|Meh. He was an obnoxious old bastard who always|
had onions tied on his belt.
The first fantasy is the stated desire for a pointless and irrelevant bipartisanship. We have two political parties with radically different ideologies and governing philosophies. We hold elections in which we select which political vision we prefer in the near term. Once we select that vision, why would we then insist that the defeated philosophy be included in the governing agenda? If we demand that our political leadership govern on the basis of a "one from column A, one from column B" political model, it's unclear what the point of an election might be.
Our system is inherently partisan, structured as it is around two competing approaches to governing. Over the years those approaches have hardened and crystallized into the two general political ideologies we see today, and have been adopted by their respective political parties. Over time, the old liberal Northern Republicans and Conservative Southern Democrats have switched their party allegiance, to the point now where a politician's political party is pretty much a perfect predictor of his or her politics. Around the world, this condition is most commonly present in a Parliamentary system, where the party that wins the election forms a government that is by definition a legislative majority and simply implements its agenda. There are no negotiations - the opposition is simply out of power, left to criticize and complain until the next election. You hear very little talk of "bipartisanship" in a Parliamentary system.
But here in the US, our elites have decided, quite arbitrarily and with little in the way of supporting evidence, that only legislation that passes with bipartisan support has any democratic legitimacy. This, of course, is a problem as the parties themselves are so deeply polarized, particularly by the radical, extreme right wing positions adopted by the Republicans, that at this point NO bill can pass both houses with significant bipartisan support, creating a condition where, we are told, we simply cannot legitimately govern. Now this may make compelling political advertising, but in a system so obsolete and poorly designed for modern governance, it merely cements the systemic dysfunction and ensures no problem can actually be solved in any meaningful way.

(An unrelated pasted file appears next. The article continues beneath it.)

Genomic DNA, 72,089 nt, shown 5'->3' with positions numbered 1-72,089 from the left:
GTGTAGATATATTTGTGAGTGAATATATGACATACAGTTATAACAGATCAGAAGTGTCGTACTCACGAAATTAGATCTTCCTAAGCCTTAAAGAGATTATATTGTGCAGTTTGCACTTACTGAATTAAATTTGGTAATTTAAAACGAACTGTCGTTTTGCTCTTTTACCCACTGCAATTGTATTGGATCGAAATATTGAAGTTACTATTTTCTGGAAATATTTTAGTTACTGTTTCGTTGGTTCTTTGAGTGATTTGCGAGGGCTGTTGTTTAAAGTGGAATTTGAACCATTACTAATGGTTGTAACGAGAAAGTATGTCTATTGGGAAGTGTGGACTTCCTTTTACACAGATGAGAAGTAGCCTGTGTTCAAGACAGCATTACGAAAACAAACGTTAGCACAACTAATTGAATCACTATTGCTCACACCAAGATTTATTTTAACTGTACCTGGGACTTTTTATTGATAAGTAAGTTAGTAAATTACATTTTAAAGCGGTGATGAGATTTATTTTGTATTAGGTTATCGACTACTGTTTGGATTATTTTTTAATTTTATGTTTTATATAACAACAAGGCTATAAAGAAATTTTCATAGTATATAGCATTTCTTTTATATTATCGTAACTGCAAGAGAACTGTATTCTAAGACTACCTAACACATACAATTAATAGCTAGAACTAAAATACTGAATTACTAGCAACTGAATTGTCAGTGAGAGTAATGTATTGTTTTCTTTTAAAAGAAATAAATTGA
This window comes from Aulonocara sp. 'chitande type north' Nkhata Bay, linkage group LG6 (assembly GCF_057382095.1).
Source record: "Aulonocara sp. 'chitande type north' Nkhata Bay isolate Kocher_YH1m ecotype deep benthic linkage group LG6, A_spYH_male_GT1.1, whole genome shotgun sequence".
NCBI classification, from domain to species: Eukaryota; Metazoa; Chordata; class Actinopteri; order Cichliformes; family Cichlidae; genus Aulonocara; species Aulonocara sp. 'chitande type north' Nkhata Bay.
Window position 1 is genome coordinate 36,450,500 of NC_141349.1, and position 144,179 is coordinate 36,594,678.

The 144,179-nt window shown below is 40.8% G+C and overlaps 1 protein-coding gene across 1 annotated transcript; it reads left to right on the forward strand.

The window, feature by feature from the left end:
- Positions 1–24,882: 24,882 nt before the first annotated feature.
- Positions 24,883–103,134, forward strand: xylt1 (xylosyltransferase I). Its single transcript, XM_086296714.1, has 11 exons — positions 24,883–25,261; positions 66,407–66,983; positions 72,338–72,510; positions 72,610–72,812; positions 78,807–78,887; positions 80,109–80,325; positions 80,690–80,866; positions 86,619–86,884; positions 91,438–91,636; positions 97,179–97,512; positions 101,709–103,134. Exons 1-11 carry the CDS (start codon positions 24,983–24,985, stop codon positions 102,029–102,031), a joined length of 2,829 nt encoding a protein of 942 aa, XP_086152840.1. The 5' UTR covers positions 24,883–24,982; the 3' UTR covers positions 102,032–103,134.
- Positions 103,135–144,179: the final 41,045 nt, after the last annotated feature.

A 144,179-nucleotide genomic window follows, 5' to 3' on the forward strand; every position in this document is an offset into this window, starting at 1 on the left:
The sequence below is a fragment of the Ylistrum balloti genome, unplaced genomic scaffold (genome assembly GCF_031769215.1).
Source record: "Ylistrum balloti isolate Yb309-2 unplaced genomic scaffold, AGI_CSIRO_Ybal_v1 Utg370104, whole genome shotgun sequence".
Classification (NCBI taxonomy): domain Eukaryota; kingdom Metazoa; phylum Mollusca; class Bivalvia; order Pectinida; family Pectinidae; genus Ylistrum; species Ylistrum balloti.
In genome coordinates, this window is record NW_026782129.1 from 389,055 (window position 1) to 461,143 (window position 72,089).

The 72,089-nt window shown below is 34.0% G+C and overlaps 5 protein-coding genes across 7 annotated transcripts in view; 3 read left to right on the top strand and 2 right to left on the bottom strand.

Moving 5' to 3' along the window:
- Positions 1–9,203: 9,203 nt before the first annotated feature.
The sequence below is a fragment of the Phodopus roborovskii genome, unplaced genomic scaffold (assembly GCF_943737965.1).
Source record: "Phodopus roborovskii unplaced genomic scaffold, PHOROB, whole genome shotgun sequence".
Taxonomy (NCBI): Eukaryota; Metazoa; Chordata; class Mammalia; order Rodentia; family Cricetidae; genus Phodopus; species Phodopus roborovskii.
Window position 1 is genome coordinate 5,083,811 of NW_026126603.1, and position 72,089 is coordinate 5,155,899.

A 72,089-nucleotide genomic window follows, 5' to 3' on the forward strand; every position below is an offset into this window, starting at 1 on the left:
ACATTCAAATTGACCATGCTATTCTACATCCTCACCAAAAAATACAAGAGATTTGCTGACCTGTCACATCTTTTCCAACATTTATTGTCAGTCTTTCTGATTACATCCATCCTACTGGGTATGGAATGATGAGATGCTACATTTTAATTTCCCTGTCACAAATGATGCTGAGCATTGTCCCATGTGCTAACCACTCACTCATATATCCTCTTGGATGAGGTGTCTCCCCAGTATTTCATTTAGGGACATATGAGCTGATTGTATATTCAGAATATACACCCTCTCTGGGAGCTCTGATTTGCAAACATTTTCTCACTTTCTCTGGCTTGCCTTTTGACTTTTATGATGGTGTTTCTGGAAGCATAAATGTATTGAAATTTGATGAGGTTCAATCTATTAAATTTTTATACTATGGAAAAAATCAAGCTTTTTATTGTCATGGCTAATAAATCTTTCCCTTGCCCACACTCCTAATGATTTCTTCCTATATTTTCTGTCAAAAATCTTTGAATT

The second fantasy is the related demand for "centrist" solutions. This is nonsensical on many levels, but primarily seems to define the quality of ideas not by what they actually propose to accomplish, but rather by where they fall on the ideological spectrum. It seems completely self-defeating to demand that government address hard problems but then immediately limit the available solutions to those that meet an arbitrary set of ideological criteria. But even beyond that, in today's charged political atmosphere, what would actually constitute a 'centrist' solution? In the US Congress, any solution that requires either deficit spending or increases in government revenue are non-starters, so it becomes quite apparent that, with any fiscal compromise off the table, no legislation anywhere near the center can pass. In the negotiations over the stimulus package in 2009, the Republican Senator Susan Collins agreed to vote for the bill in exchange for a reduction in spending of a nice, round $100 billion. No real specific demands, just an almost random number. Now, this did make the bill somewhat bipartisan, but was it somehow more 'centrist'? It's hard to see how that could be.
Interestingly, the only real solution to the current dysfunction and inability to govern, short of completely restructuring our system of governance is to utterly abandon both these concepts. In the current polarized environment, the only way that anything can happen, regardless of ideology, is for one party to win a massive majority in both houses of congress and the White House. Only when either party can force through their ideological agenda on a purely partisan basis will any kind of action be taken. Now, these may be awful solutions, or they may bring about a new American dawn, but the ground truth in our system is that all the power is in partisanship.